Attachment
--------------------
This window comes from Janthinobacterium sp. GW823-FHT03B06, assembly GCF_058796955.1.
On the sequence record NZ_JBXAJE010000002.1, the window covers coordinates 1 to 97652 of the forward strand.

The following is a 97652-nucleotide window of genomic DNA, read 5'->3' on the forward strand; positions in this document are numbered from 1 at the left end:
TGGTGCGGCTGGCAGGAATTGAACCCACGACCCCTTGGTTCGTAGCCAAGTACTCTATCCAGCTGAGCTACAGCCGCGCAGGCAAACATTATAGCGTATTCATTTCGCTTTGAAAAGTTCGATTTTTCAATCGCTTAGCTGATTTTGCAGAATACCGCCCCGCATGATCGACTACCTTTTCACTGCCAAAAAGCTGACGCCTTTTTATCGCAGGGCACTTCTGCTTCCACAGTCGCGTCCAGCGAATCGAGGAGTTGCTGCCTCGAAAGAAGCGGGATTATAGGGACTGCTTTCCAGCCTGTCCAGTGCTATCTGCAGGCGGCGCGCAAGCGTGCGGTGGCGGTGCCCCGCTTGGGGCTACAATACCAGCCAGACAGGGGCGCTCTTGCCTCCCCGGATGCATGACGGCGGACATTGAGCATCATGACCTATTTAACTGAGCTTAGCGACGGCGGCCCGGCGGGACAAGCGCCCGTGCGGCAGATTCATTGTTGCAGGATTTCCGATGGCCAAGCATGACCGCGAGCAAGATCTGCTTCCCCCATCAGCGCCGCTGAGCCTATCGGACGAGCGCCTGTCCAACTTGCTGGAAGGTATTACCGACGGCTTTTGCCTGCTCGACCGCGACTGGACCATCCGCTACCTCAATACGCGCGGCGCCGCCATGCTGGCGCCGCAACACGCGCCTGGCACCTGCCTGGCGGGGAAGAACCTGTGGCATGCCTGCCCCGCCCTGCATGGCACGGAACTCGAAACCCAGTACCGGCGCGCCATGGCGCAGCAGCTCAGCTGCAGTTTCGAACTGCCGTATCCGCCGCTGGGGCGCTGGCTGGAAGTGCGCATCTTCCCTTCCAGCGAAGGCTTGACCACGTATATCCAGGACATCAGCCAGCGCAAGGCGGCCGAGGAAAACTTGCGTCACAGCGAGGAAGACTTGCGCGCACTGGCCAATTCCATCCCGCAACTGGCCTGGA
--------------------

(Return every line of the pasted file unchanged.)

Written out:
This window comes from Janthinobacterium sp. GW823-FHT03B06, assembly GCF_058796955.1.
On the sequence record NZ_JBXAJE010000002.1, the window covers coordinates 1 to 97652 of the forward strand.

The following is a 97652-nucleotide window of genomic DNA, read 5'->3' on the forward strand; positions in this document are numbered from 1 at the left end:
TGGTGCGGCTGGCAGGAATTGAACCCACGACCCCTTGGTTCGTAGCCAAGTACTCTATCCAGCTGAGCTACAGCCGCGCAGGCAAACATTATAGCGTATTCATTTCGCTTTGAAAAGTTCGATTTTTCAATCGCTTAGCTGATTTTGCAGAATACCGCCCCGCATGATCGACTACCTTTTCACTGCCAAAAAGCTGACGCCTTTTTATCGCAGGGCACTTCTGCTTCCACAGTCGCGTCCAGCGAATCGAGGAGTTGCTGCCTCGAAAGAAGCGGGATTATAGGGACTGCTTTCCAGCCTGTCCAGTGCTATCTGCAGGCGGCGCGCAAGCGTGCGGTGGCGGTGCCCCGCTTGGGGCTACAATACCAGCCAGACAGGGGCGCTCTTGCCTCCCCGGATGCATGACGGCGGACATTGAGCATCATGACCTATTTAACTGAGCTTAGCGACGGCGGCCCGGCGGGACAAGCGCCCGTGCGGCAGATTCATTGTTGCAGGATTTCCGATGGCCAAGCATGACCGCGAGCAAGATCTGCTTCCCCCATCAGCGCCGCTGAGCCTATCGGACGAGCGCCTGTCCAACTTGCTGGAAGGTATTACCGACGGCTTTTGCCTGCTCGACCGCGACTGGACCATCCGCTACCTCAATACGCGCGGCGCCGCCATGCTGGCGCCGCAACACGCGCCTGGCACCTGCCTGGCGGGGAAGAACCTGTGGCATGCCTGCCCCGCCCTGCATGGCACGGAACTCGAAACCCAGTACCGGCGCGCCATGGCGCAGCAGCTCAGCTGCAGTTTCGAACTGCCGTATCCGCCGCTGGGGCGCTGGCTGGAAGTGCGCATCTTCCCTTCCAGCGAAGGCTTGACCACGTATATCCAGGACATCAGCCAGCGCAAGGCGGCCGAGGAAAACTTGCGTCACAGCGAGGAAGACTTGCGCGCACTGGCCAATTCCATCCCGCAACTGGCCTGGA